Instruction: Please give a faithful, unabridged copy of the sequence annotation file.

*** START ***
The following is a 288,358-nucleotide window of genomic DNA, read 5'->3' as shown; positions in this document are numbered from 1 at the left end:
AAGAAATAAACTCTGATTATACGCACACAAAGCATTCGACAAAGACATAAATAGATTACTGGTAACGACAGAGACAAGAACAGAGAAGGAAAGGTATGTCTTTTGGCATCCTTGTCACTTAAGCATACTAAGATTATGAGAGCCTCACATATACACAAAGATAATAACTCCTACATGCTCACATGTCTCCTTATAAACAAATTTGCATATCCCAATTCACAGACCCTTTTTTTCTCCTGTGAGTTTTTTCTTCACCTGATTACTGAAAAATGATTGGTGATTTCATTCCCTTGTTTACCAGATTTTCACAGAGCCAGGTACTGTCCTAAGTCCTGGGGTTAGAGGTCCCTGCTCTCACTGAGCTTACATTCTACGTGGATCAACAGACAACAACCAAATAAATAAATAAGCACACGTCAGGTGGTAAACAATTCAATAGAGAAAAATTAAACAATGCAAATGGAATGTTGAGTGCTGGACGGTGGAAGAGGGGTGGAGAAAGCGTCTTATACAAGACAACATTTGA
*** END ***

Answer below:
The following is a 288,358-nucleotide window of genomic DNA, read 5'->3' as shown; positions in this document are numbered from 1 at the left end:
AAGAAATAAACTCTGATTATACGCACACAAAGCATTCGACAAAGACATAAATAGATTACTGGTAACGACAGAGACAAGAACAGAGAAGGAAAGGTATGTCTTTTGGCATCCTTGTCACTTAAGCATACTAAGATTATGAGAGCCTCACATATACACAAAGATAATAACTCCTACATGCTCACATGTCTCCTTATAAACAAATTTGCATATCCCAATTCACAGACCCTTTTTTTCTCCTGTGAGTTTTTTCTTCACCTGATTACTGAAAAATGATTGGTGATTTCATTCCCTTGTTTACCAGATTTTCACAGAGCCAGGTACTGTCCTAAGTCCTGGGGTTAGAGGTCCCTGCTCTCACTGAGCTTACATTCTACGTGGATCAACAGACAACAACCAAATAAATAAATAAGCACACGTCAGGTGGTAAACAATTCAATAGAGAAAAATTAAACAATGCAAATGGAATGTTGAGTGCTGGACGGTGGAAGAGGGGTGGAGAAAGCGTCTTATACAAGACAACATTTGA